Country Matters: Farewell Pansy, my funny, faithful friend

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The Independent Online
The death of an old dog is bound to be a sad event, no matter how clearly you have seen it coming. Even when forewarned, you cannot escape a sense of loss at the disappearance of an animal that has lived as a member of the family for 14 years.

It was my fault that Pansy did not turn out a model black labrador: she had the looks, breeding and instinct to become a champion, but I never trained her strictly enough to instil the basic discipline that a gundog needs. It has to be said that in many ways she was an infernal nuisance - but that did not stop us loving her.

In arranging her birth, we deliberately sought to produce a streamlined dog. Her mother, Pumpkin (as a puppy she was perfectly spherical), grew up with the build of an All Black prop forward; so we had her mated with a slim male, and the result was excellent. The daughter turned out to have a perfect figure.

When we called her Pansy, several friends complained: such a dreadful name. I retorted that it was a perfectly good Edwardian name. Besides, it was perfect for shouting: a roar of 'PANSY]' carried well. Other people used it without worrying. On her first trip to the Highlands, at the age of three months, Jock the gamekeeper greeted her with 'Aye, Parnsy', and later a Turkish boy who came to stay addressed her happily as 'Punzee'.

During her formative months I should have instilled in her the one habit that all good gundogs possess: that of automatically sitting down when they hear a shot. Through lack of time and patience, I failed to persuade Pansy that this was the secret of success in life - and indeed, she gained precisely the opposite impression, treating any report as a shot from a starting pistol, and responding with the fastest possible take-off.

This quirk was not of much consequence when she and I were out alone; but whenever I was asked to organised shoots, it became a serious embarrassment. Time and again she burst her moorings during a pheasant drive and galloped about picking up birds that other people had shot, so that I amassed a tremendous pile and my neighbours were left with nothing.

Her instinct to retrieve was all-powerful, and she would carry anything - from rabbits and pheasants in the field to shoes in the house. But it took her time to cotton on to the idea of woodland deer-stalking. Then she perceived the difference between a rifle slung on my shoulder and a shotgun carried under one arm. With a shotgun, she would range ahead; with the rifle she would walk at heel.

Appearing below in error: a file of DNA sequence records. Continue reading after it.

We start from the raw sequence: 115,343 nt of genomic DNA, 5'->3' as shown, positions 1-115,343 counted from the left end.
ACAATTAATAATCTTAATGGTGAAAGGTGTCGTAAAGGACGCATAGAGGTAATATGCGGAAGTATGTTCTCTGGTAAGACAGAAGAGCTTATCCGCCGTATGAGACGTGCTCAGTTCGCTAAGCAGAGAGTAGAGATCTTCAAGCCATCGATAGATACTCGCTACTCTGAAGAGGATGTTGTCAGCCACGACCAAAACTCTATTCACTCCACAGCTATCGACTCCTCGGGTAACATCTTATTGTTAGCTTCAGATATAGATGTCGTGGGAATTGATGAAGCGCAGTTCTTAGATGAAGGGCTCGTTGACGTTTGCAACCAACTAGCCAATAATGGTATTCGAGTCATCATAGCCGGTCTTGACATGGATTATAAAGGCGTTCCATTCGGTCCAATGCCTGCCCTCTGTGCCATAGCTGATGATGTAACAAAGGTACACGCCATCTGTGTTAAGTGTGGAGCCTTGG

She became skilled at tracking deer that had been shot but had run for a short distance before collapsing dead. On several memorable occasions, usually as dark was falling, she found beasts I would otherwise have lost.

With age came craftiness. Hating horses, she would set off on wide detours if she suspected that our walk would take us through a field in which horses were grazing; and often, as we headed back from shooting forays, she would veer off on a short cut - demonstrating that her memory and sense of topography were excellent.

The older she grew, the more eccentric she became. She never quite rivalled her mother who, if I merely raised my binoculars, would give a 25- bark salute, thereby clearing the ground for miles ahead; but in her own ways she was crazy enough. On walks, for instance, she developed an uncontrollable urge to stand on her head in badger droppings - after which she would have to be hosed down.

Always a keen traveller in cars, she became the world's leading canine chauffeur, sitting for hours in the driving seat, secure in the knowledge that any vehicle, if inhabited for long enough, almost always goes somewhere in the end.

The onset of deafness did not seem to worry her - and it had one distinct advantage in that it ended her vendetta against bluebottles. Lying on the floor, with eyes nearly meeting on top of her head, she would track flies partly by ear, and launch violent attacks as they came past, scattering anything in her path. When she could no longer hear their buzzing, the threat to furniture and ornaments receded.

It was infinitely sad for us that her body gave out before her mind. In the end, arthritis reduced her to a tottering shadow of her former sylph-like self. Humane considerations told us that we must have her put down. The trouble was that her sense of humour remained unimpaired, and in the evenings, when my wife was cooking supper, she would drive everyone dotty by tweaking dishcloths off the table or stuffing her head into the wastepaper basket and parading about with facefuls of rubbish.

To stamp out that remaining spark of life was a horrible decision; but finally we took it, and I buried her in a running attitude at the foot of a eucalyptus on the side of the hill. I like to hope that when foxes pass by there in the night, they sense the ghostly presence of a dedicated fellow hunter.

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